Join Daniel Roth for an in-depth discussion in this video Writing what you know, part of Writing to be Heard on LinkedIn.
- We all fall into a pattern of believing that things that we know about, everyone knows about. There's nothing that you're uniquely qualified to talk about. That is 100% not true. You have unique insights, you have understanding, you have lessons that you've learned from your unique career that are worth sharing with the world. And, you've got to feel comfortable with the idea that it's worth getting those out on paper. How do you know what to write about? There are certain things that I think really help you understand what it is that you want to talk about.
What are the kind of things when you meet with someone for the first time, and you're talking to them about what you do, what are the stories, the anecdotes that you share that hook people to make them want to stay with you rather than looking over your shoulder to go connect with someone else in the room? What is it that you are struggling with today? Think about the things that you struggle with day-to-day at work, that you struggled with in the past, that you hear colleagues struggling with. When you talk about overcoming adversity, no matter how big the adversity is, it could be very small trials or tribulations, it could be really large, difficult, hairy problems.
Whatever it is, when you talk about problems, when you talk about overcoming certain things, people like hearing that. They like to know that there are solutions, or they like hearing how you think. So, think through the kind of issues that you're dealing with every day. All of those are topics. When I talk to people and they talk about "Well, what am I going to write about?" one of the things I do is say what are you working on right now? What's going on that you're struggling with. And they'll come through with a couple different answers. "Oh, I'm having trouble hiring someone." "I'm organizing my team and I don't understand, "I have a problem person, "I'm trying to figure out where to move them to." All of those are topics for post.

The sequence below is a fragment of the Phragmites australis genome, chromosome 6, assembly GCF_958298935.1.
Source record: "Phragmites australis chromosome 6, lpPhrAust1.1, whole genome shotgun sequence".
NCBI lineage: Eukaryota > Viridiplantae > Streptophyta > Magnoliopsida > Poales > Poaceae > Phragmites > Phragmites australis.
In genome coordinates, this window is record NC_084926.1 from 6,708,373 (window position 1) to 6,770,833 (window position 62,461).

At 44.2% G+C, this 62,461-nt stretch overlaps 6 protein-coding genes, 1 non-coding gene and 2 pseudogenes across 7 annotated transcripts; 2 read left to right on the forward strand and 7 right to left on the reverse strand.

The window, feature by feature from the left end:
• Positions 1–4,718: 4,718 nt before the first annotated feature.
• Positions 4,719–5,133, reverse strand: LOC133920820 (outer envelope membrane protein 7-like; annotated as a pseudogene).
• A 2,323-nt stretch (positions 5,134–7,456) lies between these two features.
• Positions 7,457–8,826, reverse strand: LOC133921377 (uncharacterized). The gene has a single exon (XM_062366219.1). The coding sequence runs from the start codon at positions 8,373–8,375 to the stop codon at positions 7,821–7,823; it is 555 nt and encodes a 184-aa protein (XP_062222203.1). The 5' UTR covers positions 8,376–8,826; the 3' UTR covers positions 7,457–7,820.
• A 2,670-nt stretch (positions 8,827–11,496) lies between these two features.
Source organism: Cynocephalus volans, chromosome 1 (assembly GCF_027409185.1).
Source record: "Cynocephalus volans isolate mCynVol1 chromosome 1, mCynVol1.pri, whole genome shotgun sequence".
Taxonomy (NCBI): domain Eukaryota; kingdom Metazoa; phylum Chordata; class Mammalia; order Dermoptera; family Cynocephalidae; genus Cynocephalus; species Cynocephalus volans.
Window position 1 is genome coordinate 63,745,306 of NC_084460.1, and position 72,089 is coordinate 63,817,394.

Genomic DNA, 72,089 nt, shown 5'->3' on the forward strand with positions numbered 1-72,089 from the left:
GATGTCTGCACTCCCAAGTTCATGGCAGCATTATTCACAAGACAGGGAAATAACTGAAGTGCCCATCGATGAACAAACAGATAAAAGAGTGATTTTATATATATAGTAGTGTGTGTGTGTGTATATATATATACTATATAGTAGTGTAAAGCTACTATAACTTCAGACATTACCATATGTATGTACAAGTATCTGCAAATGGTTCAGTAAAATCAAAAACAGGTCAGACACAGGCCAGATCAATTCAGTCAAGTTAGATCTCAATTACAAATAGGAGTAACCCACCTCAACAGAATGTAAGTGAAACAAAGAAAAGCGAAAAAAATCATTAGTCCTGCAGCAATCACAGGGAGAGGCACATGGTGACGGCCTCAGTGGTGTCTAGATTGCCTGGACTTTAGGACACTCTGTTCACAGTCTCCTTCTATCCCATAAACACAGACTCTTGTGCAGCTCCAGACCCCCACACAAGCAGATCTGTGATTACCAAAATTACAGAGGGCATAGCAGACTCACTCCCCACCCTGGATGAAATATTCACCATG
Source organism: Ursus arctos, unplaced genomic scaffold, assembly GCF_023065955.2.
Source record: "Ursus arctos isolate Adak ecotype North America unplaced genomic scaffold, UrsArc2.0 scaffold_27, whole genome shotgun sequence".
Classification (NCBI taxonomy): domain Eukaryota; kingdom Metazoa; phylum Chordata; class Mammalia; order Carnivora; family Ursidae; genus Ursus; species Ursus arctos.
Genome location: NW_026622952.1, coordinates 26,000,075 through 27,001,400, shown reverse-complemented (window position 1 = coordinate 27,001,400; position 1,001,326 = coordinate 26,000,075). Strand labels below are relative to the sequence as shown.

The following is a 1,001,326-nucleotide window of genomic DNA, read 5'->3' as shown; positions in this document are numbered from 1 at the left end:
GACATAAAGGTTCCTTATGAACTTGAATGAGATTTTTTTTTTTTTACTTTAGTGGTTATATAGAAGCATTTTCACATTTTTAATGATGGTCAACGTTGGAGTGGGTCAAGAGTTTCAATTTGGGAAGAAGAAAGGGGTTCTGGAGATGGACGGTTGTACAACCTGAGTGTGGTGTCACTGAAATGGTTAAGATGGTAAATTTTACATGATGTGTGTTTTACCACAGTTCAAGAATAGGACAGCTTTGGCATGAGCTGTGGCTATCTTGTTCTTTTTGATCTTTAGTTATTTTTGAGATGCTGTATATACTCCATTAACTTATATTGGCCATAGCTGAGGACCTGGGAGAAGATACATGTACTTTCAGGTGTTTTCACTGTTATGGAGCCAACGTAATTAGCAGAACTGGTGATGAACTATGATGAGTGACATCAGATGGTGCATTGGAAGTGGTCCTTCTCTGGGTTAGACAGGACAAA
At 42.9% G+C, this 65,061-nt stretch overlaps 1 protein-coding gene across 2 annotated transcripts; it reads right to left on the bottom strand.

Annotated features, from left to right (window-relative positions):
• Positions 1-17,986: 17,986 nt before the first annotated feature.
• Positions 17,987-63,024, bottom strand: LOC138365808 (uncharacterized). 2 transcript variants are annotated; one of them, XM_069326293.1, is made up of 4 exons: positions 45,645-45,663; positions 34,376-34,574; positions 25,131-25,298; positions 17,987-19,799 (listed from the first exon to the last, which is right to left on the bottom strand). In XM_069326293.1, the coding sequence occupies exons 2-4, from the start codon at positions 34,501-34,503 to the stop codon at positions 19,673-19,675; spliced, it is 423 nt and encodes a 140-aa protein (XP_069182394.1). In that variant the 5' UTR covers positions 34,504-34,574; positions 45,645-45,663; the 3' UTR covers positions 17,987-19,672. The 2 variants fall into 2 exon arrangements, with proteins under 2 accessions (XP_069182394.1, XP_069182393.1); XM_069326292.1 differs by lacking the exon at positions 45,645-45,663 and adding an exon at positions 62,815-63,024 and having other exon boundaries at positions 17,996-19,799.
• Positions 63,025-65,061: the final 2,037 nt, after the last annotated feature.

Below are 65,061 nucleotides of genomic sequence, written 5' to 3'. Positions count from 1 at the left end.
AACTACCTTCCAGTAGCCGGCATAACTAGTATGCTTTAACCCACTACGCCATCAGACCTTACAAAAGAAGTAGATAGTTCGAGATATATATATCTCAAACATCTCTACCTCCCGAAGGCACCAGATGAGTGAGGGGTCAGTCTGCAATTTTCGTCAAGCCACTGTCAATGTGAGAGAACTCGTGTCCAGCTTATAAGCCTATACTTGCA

Or, why did you quit your last job? Someone gives you an example of why they quit. That's a topic. There are all kinds of things that happen. Every one of those is something that you could be writing about. For example, I'm thinking about writing an article right now. One of the things that comes up constantly when I talk to people about my day-to-day work, is what's it like working inside of LinkedIn? And I talk about the incredible process it's been for me to learn how to communicate with engineers. And learning that dealing with engineers is different than the journalists I used to work with. And the difficulties and the pleasures of learning an entirely new language.
I think it's going to be a great post, I think it's a post that's going to reach a couple audiences I really want to hit. People who I want to hire, to understand what life is like inside of LinkedIn. I think it's an important piece for understanding where the world is going as technology infuses more and more of what we do. And, I love to hear the conversation. I want to hear people give their own stories about learning to talk to people from different walks of life. So that's an example of what I might want to write about. For you, think about the topics that you discuss every day, that you talk to your husband or wife about, that you talk about at parties.
Make a list of all the things that you might want to write about and I guarantee you you're going to come up with three or four surefire winner that you can start with.
- Writing what you know
- Remembering your audience
- Crafting great headlines that get clicks
- Handling comments
- Sharing content on LinkedIn and beyond